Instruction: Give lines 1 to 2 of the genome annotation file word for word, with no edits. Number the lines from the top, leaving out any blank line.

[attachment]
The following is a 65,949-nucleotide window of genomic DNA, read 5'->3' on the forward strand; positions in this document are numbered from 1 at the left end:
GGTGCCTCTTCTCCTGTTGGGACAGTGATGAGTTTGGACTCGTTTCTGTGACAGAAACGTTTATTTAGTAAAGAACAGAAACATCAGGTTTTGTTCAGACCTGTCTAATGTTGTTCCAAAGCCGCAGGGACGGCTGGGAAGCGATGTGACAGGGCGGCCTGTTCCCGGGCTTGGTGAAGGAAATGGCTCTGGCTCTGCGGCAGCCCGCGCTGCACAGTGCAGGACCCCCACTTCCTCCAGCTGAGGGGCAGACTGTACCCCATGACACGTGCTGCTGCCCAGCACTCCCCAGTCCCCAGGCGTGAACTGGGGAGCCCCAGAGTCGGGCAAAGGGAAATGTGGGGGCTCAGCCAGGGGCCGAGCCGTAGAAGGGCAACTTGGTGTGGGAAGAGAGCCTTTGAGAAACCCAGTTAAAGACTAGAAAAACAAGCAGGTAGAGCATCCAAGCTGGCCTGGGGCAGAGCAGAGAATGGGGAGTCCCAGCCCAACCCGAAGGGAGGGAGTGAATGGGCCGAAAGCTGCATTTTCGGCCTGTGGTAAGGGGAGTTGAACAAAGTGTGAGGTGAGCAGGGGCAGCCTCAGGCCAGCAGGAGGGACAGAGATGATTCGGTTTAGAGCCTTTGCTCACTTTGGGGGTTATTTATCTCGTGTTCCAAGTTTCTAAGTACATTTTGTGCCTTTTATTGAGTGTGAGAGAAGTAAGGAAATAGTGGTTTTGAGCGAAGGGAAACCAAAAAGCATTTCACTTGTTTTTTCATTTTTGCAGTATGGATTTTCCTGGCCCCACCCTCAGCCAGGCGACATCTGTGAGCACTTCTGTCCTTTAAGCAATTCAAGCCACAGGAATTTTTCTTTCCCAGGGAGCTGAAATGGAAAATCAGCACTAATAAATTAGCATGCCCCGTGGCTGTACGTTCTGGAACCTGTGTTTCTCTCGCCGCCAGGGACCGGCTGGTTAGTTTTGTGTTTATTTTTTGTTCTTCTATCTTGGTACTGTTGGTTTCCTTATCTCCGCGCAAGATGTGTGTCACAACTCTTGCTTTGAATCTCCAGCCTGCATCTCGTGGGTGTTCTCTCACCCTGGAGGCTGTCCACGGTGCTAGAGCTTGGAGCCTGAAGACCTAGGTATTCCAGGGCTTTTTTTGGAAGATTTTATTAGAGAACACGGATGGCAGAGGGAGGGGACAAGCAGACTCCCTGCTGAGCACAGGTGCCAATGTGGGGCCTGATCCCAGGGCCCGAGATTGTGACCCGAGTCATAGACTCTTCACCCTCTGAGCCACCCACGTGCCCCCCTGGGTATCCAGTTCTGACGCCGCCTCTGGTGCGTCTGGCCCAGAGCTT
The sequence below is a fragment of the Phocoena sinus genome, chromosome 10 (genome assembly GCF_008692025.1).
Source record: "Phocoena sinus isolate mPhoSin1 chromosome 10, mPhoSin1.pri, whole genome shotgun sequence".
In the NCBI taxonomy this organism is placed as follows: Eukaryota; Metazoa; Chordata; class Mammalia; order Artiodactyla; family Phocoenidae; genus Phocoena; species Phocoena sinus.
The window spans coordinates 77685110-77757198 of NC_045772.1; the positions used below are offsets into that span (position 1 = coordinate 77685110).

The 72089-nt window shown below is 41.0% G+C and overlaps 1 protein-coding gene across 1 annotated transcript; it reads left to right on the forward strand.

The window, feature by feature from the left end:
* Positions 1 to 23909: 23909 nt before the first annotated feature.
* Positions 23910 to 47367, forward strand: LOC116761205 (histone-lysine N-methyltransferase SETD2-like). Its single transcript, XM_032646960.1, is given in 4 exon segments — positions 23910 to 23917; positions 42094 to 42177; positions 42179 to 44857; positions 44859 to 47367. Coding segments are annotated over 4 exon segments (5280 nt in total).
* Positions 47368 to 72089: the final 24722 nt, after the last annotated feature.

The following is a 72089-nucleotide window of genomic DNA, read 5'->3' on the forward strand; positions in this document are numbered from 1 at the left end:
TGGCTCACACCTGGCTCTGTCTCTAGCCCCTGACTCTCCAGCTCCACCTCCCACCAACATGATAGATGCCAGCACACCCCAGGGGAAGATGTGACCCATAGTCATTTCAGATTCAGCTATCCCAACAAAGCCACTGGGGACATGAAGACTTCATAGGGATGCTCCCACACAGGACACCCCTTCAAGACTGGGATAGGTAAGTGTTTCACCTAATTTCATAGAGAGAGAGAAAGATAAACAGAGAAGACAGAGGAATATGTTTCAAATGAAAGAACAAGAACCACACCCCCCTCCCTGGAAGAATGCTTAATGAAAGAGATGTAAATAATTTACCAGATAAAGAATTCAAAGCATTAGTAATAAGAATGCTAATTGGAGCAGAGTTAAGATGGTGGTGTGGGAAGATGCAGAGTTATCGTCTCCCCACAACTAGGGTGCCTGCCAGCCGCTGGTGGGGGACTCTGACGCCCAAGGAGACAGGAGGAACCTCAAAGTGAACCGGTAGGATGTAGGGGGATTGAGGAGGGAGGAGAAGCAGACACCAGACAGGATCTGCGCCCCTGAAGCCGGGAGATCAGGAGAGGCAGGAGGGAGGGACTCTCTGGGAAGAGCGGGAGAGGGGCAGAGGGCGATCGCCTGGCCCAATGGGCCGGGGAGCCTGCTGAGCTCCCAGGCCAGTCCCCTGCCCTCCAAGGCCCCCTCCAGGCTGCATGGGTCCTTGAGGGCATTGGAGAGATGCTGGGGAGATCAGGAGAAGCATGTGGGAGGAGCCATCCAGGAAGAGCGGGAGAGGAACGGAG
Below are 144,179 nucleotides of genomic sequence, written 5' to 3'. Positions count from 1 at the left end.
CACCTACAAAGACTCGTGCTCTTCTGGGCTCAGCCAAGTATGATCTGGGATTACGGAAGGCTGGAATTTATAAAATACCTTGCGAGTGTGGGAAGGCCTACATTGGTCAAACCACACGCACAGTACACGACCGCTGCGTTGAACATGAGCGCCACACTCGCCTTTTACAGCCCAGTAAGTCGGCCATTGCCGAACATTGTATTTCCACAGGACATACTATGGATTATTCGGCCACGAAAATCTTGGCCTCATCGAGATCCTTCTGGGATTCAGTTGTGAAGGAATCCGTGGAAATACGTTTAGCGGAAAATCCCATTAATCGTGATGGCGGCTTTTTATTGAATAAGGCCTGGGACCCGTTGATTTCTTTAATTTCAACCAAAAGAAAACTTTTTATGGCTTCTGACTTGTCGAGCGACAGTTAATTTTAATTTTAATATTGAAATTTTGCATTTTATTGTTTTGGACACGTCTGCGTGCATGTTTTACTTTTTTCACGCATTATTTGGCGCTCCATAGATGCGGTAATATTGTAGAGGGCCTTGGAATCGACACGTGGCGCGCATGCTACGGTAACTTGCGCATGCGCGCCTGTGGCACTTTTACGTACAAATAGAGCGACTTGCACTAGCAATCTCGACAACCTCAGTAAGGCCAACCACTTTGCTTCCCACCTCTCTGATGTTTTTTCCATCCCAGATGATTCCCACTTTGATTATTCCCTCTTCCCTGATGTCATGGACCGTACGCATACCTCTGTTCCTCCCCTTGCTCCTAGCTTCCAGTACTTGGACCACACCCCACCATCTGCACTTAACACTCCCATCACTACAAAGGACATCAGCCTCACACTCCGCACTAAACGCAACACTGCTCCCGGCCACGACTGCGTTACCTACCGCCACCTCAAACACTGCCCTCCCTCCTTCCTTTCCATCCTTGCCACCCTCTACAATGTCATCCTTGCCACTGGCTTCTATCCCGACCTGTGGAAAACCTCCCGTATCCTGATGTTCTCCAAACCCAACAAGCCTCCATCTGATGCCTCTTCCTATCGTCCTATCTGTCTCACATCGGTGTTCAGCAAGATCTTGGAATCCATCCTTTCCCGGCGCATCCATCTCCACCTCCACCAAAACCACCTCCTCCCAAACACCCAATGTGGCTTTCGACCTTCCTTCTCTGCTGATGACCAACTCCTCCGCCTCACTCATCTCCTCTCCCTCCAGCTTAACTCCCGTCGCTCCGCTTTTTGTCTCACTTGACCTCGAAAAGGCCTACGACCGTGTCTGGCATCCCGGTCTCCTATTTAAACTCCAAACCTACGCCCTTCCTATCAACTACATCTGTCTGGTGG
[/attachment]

The following is a 65,949-nucleotide window of genomic DNA, read 5'->3' on the forward strand; positions in this document are numbered from 1 at the left end:
GGTGCCTCTTCTCCTGTTGGGACAGTGATGAGTTTGGACTCGTTTCTGTGACAGAAACGTTTATTTAGTAAAGAACAGAAACATCAGGTTTTGTTCAGACCTGTCTAATGTTGTTCCAAAGCCGCAGGGACGGCTGGGAAGCGATGTGACAGGGCGGCCTGTTCCCGGGCTTGGTGAAGGAAATGGCTCTGGCTCTGCGGCAGCCCGCGCTGCACAGTGCAGGACCCCCACTTCCTCCAGCTGAGGGGCAGACTGTACCCCATGACACGTGCTGCTGCCCAGCACTCCCCAGTCCCCAGGCGTGAACTGGGGAGCCCCAGAGTCGGGCAAAGGGAAATGTGGGGGCTCAGCCAGGGGCCGAGCCGTAGAAGGGCAACTTGGTGTGGGAAGAGAGCCTTTGAGAAACCCAGTTAAAGACTAGAAAAACAAGCAGGTAGAGCATCCAAGCTGGCCTGGGGCAGAGCAGAGAATGGGGAGTCCCAGCCCAACCCGAAGGGAGGGAGTGAATGGGCCGAAAGCTGCATTTTCGGCCTGTGGTAAGGGGAGTTGAACAAAGTGTGAGGTGAGCAGGGGCAGCCTCAGGCCAGCAGGAGGGACAGAGATGATTCGGTTTAGAGCCTTTGCTCACTTTGGGGGTTATTTATCTCGTGTTCCAAGTTTCTAAGTACATTTTGTGCCTTTTATTGAGTGTGAGAGAAGTAAGGAAATAGTGGTTTTGAGCGAAGGGAAACCAAAAAGCATTTCACTTGTTTTTTCATTTTTGCAGTATGGATTTTCCTGGCCCCACCCTCAGCCAGGCGACATCTGTGAGCACTTCTGTCCTTTAAGCAATTCAAGCCACAGGAATTTTTCTTTCCCAGGGAGCTGAAATGGAAAATCAGCACTAATAAATTAGCATGCCCCGTGGCTGTACGTTCTGGAACCTGTGTTTCTCTCGCCGCCAGGGACCGGCTGGTTAGTTTTGTGTTTATTTTTTGTTCTTCTATCTTGGTACTGTTGGTTTCCTTATCTCCGCGCAAGATGTGTGTCACAACTCTTGCTTTGAATCTCCAGCCTGCATCTCGTGGGTGTTCTCTCACCCTGGAGGCTGTCCACGGTGCTAGAGCTTGGAGCCTGAAGACCTAGGTATTCCAGGGCTTTTTTTGGAAGATTTTATTAGAGAACACGGATGGCAGAGGGAGGGGACAAGCAGACTCCCTGCTGAGCACAGGTGCCAATGTGGGGCCTGATCCCAGGGCCCGAGATTGTGACCCGAGTCATAGACTCTTCACCCTCTGAGCCACCCACGTGCCCCCCTGGGTATCCAGTTCTGACGCCGCCTCTGGTGCGTCTGGCCCAGAGCTT